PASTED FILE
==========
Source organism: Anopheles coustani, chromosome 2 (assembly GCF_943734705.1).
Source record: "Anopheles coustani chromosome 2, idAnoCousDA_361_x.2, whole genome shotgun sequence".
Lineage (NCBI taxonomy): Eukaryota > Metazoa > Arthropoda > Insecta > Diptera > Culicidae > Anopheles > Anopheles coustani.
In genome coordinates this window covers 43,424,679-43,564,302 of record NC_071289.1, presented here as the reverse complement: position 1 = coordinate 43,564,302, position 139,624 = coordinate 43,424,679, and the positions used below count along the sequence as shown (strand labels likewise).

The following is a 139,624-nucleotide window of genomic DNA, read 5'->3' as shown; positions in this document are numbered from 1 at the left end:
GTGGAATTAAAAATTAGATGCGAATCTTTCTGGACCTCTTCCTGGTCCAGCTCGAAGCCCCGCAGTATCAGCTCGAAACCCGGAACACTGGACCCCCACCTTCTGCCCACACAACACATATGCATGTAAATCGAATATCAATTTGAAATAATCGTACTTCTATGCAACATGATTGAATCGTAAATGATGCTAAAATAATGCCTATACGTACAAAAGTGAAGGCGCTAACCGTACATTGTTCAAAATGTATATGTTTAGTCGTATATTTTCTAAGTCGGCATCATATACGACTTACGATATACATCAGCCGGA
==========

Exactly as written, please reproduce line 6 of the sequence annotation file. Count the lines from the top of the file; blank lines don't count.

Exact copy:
GTGGAATTAAAAATTAGATGCGAATCTTTCTGGACCTCTTCCTGGTCCAGCTCGAAGCCCCGCAGTATCAGCTCGAAACCCGGAACACTGGACCCCCACCTTCTGCCCACACAACACATATGCATGTAAATCGAATATCAATTTGAAATAATCGTACTTCTATGCAACATGATTGAATCGTAAATGATGCTAAAATAATGCCTATACGTACAAAAGTGAAGGCGCTAACCGTACATTGTTCAAAATGTATATGTTTAGTCGTATATTTTCTAAGTCGGCATCATATACGACTTACGATATACATCAGCCGGA